One could view this like one of those military cyphers, where within the message “Ask Aunt Agnatha to collect the groceries” is another, non-verbal code giving troop movements. Not that the mRNA coding is secret – though it was unknown by us until relatively recently. But it is, in effect, like having the same message conveying two separate meanings at once. And that’s very clever, because one assumes that in the military cypher, so long as the surface message looks plausible and is in English (or Dutch, or whatever), what it actually means is irrelevant, and can be altered to suit the necessities of the coded message. If “Johannes says he’s remembered your birthday” is better for the code, so be it.
But imagine having to work out how to vary the message so that both the superficial and deep messages carry useful meanings that can be changed. One way might be to use the redundancies of English to vary the code, eg “Ask Auntie Agnatha if she will collect all the groceries.” And in fact it appears that something similar happens in the cell. Mutations that change mRNA control functions can happen without altering the protein coding by using DNA’s redundancy, which is dashed clever for a blind process. But of course the changes are actually controlled by natural selection on the organism like any other mutations.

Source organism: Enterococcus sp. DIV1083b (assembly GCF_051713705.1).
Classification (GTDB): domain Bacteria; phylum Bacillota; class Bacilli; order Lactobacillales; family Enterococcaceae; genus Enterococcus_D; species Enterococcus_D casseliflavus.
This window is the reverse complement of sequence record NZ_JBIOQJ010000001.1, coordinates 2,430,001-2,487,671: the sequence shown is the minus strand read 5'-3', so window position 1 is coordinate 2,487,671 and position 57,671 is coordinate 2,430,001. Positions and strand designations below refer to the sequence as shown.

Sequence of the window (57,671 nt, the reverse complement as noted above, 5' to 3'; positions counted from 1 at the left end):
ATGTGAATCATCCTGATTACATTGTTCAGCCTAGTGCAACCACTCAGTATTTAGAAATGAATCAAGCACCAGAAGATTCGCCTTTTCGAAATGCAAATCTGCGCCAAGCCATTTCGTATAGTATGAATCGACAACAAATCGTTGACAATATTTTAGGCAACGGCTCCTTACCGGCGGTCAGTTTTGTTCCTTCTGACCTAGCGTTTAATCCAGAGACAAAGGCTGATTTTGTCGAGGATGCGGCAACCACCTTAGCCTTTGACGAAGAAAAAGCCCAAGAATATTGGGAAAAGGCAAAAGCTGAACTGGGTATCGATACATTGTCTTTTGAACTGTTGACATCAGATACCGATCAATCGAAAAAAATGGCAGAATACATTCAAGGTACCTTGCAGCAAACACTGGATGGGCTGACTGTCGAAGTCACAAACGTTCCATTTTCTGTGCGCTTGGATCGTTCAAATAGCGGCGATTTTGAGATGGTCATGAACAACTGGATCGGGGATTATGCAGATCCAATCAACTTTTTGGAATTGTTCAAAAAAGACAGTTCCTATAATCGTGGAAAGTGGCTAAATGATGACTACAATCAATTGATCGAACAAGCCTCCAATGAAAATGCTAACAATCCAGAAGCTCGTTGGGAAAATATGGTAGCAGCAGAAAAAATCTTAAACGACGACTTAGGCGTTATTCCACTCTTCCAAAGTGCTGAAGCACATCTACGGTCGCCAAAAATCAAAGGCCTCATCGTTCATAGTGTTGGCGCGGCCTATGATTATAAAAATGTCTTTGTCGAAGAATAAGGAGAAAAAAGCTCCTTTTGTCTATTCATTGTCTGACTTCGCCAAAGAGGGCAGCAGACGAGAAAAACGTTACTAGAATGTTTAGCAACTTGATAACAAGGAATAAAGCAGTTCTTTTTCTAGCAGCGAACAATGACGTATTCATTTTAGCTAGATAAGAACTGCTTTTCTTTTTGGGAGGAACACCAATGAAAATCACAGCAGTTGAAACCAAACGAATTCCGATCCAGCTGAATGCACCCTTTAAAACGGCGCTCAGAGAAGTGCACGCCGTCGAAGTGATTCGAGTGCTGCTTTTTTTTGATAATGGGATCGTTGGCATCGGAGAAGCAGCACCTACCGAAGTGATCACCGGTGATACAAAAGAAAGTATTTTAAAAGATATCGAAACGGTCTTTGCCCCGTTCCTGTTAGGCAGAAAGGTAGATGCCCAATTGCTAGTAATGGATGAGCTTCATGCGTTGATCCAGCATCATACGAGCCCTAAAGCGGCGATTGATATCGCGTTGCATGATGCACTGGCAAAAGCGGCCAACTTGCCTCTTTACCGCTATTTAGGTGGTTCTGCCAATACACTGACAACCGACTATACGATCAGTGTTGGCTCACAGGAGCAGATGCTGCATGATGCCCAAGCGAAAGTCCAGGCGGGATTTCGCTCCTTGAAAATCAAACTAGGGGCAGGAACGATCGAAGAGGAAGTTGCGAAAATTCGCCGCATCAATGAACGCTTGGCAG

Hunter points out that this must raise doubts about the method of showing which genes are under selection, because changes in the redundant parts of the code are no longer to be seen as non-selected: they are coding for the cell’s immensely complex control systems and are as beneficial or deleterious as any other mutations, even though the proteins they produce at the same time are unchanged. That criticism seems to me to makes sense.
But another aspect is that these findings of new complexities in cell regulation due to mRNA variants expand hugely the number of traits under selection. Bear in mind that one of mRNA’s functions is alternative splicing, ie the selection of different segments of coding DNA to form multiple proteins. It now seems that the average piece of genetic DNA codes for maybe half a dozen separate proteins – which means half a dozen separate traits needing to be supervised and honed by hardworking natural selection for each gene. Then there are the myriad of other mRNA functions, each of which has to be finely tuned. On the face of it it would seem almost certain that Ohno’s limit of 30K loci under selection has been exceeded by several orders of magnitude. So something must be wrong somewhere.
The simplest answer, I suppose, is to shrug and transfer all these mutations on to the pile marked “neutral”. If selection can’t cope, we must just do without it. All it takes after all, to conceive of random mutations, under no guiding mechanism, simultaneously modifying two separate semiotic coding systems on the same piece of DNA to the organism’s advantage, is a bit of imagination.